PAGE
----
Badger v. Medley, 262 N.C. 742 (1964)

Nov. 4, 1964 · Supreme Court of North Carolina
262 N.C. 742

G. T. BADGER, JR., Administrator of ERIKA INGRID HASTINGS, Deceased v. PETE MEDLEY.

(Filed 4 November, 1964.)

Automobiles § 41m—

Evidence held, insufficient to show that collision of defendant’s vehicle with a child on the highway was the result of negligence.

Appeal by plaintiff from McLaughlin, J., May 1964 Civil Session of-Ashe.

Action for damages for wrongful death of plaintiff’s intestate, an 8-year old child, who was fatally injured when struck by an automobile driven by defendant.

The accident occurred about 6:30 P.M., 15 April 1963, on N. C. Highway 88, about two-tenths of a mile west of the town of Jefferson in Ashe County. The hardsurface is about 20 feet wide. Defendant was headed west and, as he approached the point of the accident, was on a long curve to his right and passing through a cut. There were high embankments on both sides of the highway, and it was about 13 feet from the foot of the embankment on the north side of the highway to the north edge of .the hardsurface. Defendant’s maximum limit of vision *743forward with respect to the north edge of the highway was 300 feet. The accident occurred about the west end of the cut, on the north edge of the highway. Deceased came in contact with the right front fender of defendant’s car, “on top about the headlight rim.” Death was instantaneous. Deceased was wearing a red dress. Defendant stated at the scene that he did not see the child until after he struck her and at the time of the impact “he thought he might have struck a dog.”

Plaintiff alleges that deceased’s fatal injury was caused by the actionable negligence of defendant, for that (1) he operated the automobile at a speed greater than was reasonable and prudent under the circumstances, (2) he failed to keep a reasonable lookout, (3) he “should have known that children customarily were in close proximity to said highway and frequently crossed the same,” and (4) he did not give audible warning of his approach.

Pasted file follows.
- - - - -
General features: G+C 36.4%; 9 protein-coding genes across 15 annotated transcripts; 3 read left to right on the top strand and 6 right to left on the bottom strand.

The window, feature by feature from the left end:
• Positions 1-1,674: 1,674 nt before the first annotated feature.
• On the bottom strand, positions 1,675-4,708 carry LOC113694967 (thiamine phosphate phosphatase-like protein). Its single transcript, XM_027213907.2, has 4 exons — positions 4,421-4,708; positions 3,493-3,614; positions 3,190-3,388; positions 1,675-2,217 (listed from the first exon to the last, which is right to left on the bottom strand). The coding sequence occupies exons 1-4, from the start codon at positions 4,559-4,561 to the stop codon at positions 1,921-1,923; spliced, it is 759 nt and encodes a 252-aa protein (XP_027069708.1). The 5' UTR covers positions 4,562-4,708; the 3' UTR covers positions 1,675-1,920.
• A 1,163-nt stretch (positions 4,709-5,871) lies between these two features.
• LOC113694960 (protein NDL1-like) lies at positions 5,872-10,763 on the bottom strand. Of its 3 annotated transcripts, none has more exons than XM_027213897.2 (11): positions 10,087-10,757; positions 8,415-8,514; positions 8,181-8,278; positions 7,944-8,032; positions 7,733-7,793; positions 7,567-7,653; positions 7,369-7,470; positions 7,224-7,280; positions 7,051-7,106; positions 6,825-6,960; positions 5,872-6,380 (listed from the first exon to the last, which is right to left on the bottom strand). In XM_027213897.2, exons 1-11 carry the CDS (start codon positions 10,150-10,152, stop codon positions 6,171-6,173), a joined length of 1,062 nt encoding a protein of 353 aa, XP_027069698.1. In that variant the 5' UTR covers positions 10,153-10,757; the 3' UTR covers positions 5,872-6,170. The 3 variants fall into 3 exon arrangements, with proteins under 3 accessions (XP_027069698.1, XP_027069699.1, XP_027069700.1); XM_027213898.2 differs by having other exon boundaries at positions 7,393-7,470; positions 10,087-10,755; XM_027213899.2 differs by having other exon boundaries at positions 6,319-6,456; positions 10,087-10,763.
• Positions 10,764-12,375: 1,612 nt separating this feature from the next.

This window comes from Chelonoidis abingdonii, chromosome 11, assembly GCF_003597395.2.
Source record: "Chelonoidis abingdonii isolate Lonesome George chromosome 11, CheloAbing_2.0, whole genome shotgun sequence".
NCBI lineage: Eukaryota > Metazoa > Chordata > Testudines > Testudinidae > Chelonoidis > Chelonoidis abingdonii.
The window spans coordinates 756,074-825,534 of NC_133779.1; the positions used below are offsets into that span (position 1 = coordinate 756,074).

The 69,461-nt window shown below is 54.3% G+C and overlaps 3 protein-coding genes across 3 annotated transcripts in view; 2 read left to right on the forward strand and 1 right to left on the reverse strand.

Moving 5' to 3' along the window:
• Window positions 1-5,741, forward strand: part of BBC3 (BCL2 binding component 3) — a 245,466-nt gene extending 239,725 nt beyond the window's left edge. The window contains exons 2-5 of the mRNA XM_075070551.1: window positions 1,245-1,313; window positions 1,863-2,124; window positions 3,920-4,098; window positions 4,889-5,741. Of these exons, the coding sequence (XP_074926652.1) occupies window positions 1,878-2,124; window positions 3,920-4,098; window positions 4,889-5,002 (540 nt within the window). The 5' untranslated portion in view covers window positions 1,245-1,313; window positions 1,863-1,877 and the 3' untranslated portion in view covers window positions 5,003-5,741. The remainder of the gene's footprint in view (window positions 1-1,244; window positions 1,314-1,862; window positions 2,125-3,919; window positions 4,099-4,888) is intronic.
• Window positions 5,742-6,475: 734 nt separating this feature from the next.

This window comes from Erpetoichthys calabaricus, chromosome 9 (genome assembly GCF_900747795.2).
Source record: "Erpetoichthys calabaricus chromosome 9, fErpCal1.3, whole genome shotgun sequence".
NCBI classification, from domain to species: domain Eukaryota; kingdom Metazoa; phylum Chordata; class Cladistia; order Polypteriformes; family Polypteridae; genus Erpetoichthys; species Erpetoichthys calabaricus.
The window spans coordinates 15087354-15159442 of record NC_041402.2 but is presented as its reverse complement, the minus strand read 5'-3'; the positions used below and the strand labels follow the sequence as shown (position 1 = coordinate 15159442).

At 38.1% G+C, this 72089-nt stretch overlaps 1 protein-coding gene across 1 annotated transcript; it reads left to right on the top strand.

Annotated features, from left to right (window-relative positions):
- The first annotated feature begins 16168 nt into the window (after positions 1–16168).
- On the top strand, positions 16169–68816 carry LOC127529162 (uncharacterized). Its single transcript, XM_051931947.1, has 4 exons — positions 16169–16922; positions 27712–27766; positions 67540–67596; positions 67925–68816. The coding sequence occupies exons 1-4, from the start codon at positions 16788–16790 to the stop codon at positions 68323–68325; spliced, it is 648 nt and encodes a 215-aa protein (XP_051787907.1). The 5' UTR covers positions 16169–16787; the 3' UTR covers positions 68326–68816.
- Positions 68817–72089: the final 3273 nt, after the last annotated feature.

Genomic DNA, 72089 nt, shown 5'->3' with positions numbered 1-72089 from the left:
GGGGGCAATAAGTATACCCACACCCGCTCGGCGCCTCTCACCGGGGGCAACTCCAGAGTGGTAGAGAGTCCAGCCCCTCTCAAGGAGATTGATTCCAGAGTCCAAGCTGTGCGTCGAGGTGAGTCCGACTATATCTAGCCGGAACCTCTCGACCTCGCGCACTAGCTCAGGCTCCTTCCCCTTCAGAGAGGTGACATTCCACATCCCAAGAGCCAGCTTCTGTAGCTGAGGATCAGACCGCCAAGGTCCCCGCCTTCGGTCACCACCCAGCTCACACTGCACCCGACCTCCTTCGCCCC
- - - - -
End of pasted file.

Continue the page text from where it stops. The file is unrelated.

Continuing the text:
At the close of plaintiff’s evidence the court sustained defendant’s motion for nonsuit. Judgment was entered dismissing the action.

Bowie, Bowie & Vannoy for plaintiff.

John E. Hall for defendant. McElwee ■& Hall, of counsel.

PeR Cueiam.

There were no eyewitnesses other than defendant and deceased. Defendant did not see deceased until after the impact. Evidence is totally lacking as to speed; there is no showing that defendant knew children were customarily on or near the highway in this vicinity. There is no evidence that any other child was on or near the highway at the time of the accident. It may be inferred that defendant did not sound his horn, and there is evidence that he did not see the child before he struck her. Assuming that defendant failed to keep a reasonable lookout, there is not sufficient evidence from which it may be inferred that his inattention was a proximate cause of the accident and that in the exercise of reasonable care he might have avoided the accident. Ennis v. Dupree, 262 N.C. 224, 136 S.E. 2d 702, and cases therein cited.